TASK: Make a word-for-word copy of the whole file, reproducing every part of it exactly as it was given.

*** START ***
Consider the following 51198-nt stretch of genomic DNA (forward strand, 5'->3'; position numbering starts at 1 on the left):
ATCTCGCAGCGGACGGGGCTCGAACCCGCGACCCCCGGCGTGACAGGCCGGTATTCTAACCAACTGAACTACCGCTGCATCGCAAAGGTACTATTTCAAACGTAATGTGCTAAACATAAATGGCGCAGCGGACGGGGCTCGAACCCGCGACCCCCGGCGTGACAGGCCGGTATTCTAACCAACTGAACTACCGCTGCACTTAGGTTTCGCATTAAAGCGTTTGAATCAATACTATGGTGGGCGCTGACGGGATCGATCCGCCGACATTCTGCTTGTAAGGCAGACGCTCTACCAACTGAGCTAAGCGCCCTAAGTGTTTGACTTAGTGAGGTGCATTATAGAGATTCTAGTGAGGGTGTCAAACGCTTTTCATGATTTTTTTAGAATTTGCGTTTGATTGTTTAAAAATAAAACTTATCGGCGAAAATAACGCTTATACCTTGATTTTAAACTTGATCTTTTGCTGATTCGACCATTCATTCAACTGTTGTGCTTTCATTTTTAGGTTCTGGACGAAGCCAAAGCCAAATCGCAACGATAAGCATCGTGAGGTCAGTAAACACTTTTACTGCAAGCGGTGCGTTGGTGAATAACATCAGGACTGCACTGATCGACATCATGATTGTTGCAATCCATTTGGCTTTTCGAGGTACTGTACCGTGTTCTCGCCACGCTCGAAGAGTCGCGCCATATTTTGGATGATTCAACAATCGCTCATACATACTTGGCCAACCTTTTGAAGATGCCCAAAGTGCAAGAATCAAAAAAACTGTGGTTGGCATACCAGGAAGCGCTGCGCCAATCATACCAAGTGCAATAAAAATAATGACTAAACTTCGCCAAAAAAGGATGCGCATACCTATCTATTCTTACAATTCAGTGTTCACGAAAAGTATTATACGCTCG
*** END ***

Consider the following 51198-nt stretch of genomic DNA (forward strand, 5'->3'; position numbering starts at 1 on the left):
ATCTCGCAGCGGACGGGGCTCGAACCCGCGACCCCCGGCGTGACAGGCCGGTATTCTAACCAACTGAACTACCGCTGCATCGCAAAGGTACTATTTCAAACGTAATGTGCTAAACATAAATGGCGCAGCGGACGGGGCTCGAACCCGCGACCCCCGGCGTGACAGGCCGGTATTCTAACCAACTGAACTACCGCTGCACTTAGGTTTCGCATTAAAGCGTTTGAATCAATACTATGGTGGGCGCTGACGGGATCGATCCGCCGACATTCTGCTTGTAAGGCAGACGCTCTACCAACTGAGCTAAGCGCCCTAAGTGTTTGACTTAGTGAGGTGCATTATAGAGATTCTAGTGAGGGTGTCAAACGCTTTTCATGATTTTTTTAGAATTTGCGTTTGATTGTTTAAAAATAAAACTTATCGGCGAAAATAACGCTTATACCTTGATTTTAAACTTGATCTTTTGCTGATTCGACCATTCATTCAACTGTTGTGCTTTCATTTTTAGGTTCTGGACGAAGCCAAAGCCAAATCGCAACGATAAGCATCGTGAGGTCAGTAAACACTTTTACTGCAAGCGGTGCGTTGGTGAATAACATCAGGACTGCACTGATCGACATCATGATTGTTGCAATCCATTTGGCTTTTCGAGGTACTGTACCGTGTTCTCGCCACGCTCGAAGAGTCGCGCCATATTTTGGATGATTCAACAATCGCTCATACATACTTGGCCAACCTTTTGAAGATGCCCAAAGTGCAAGAATCAAAAAAACTGTGGTTGGCATACCAGGAAGCGCTGCGCCAATCATACCAAGTGCAATAAAAATAATGACTAAACTTCGCCAAAAAAGGATGCGCATACCTATCTATTCTTACAATTCAGTGTTCACGAAAAGTATTATACGCTCG